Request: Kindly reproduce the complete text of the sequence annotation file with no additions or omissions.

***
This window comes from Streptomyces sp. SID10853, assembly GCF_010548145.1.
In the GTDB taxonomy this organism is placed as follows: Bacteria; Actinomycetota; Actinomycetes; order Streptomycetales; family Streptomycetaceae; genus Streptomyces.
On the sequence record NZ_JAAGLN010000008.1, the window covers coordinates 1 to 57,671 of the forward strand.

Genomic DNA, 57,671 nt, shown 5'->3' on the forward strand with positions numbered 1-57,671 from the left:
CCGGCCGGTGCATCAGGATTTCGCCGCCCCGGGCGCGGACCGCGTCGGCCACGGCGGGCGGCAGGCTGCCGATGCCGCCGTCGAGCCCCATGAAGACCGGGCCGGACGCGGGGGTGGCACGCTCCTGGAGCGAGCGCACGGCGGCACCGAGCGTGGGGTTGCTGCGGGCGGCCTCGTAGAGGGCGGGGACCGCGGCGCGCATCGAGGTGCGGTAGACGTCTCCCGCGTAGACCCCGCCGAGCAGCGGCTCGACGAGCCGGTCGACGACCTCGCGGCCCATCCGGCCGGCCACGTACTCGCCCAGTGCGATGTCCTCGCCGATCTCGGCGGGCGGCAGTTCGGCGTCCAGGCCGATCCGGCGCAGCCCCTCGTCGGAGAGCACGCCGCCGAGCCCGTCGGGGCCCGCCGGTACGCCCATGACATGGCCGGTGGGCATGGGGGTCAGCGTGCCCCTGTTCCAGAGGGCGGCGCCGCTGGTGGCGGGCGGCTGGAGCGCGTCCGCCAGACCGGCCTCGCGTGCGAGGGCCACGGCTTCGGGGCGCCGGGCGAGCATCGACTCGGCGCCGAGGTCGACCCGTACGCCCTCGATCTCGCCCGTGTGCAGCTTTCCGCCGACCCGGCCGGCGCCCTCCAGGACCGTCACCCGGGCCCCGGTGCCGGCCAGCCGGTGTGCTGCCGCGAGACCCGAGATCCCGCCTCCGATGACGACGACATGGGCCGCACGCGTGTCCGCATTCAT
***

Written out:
This window comes from Streptomyces sp. SID10853, assembly GCF_010548145.1.
In the GTDB taxonomy this organism is placed as follows: Bacteria; Actinomycetota; Actinomycetes; order Streptomycetales; family Streptomycetaceae; genus Streptomyces.
On the sequence record NZ_JAAGLN010000008.1, the window covers coordinates 1 to 57,671 of the forward strand.

Genomic DNA, 57,671 nt, shown 5'->3' on the forward strand with positions numbered 1-57,671 from the left:
CCGGCCGGTGCATCAGGATTTCGCCGCCCCGGGCGCGGACCGCGTCGGCCACGGCGGGCGGCAGGCTGCCGATGCCGCCGTCGAGCCCCATGAAGACCGGGCCGGACGCGGGGGTGGCACGCTCCTGGAGCGAGCGCACGGCGGCACCGAGCGTGGGGTTGCTGCGGGCGGCCTCGTAGAGGGCGGGGACCGCGGCGCGCATCGAGGTGCGGTAGACGTCTCCCGCGTAGACCCCGCCGAGCAGCGGCTCGACGAGCCGGTCGACGACCTCGCGGCCCATCCGGCCGGCCACGTACTCGCCCAGTGCGATGTCCTCGCCGATCTCGGCGGGCGGCAGTTCGGCGTCCAGGCCGATCCGGCGCAGCCCCTCGTCGGAGAGCACGCCGCCGAGCCCGTCGGGGCCCGCCGGTACGCCCATGACATGGCCGGTGGGCATGGGGGTCAGCGTGCCCCTGTTCCAGAGGGCGGCGCCGCTGGTGGCGGGCGGCTGGAGCGCGTCCGCCAGACCGGCCTCGCGTGCGAGGGCCACGGCTTCGGGGCGCCGGGCGAGCATCGACTCGGCGCCGAGGTCGACCCGTACGCCCTCGATCTCGCCCGTGTGCAGCTTTCCGCCGACCCGGCCGGCGCCCTCCAGGACCGTCACCCGGGCCCCGGTGCCGGCCAGCCGGTGTGCTGCCGCGAGACCCGAGATCCCGCCTCCGATGACGACGACATGGGCCGCACGCGTGTCCGCATTCAT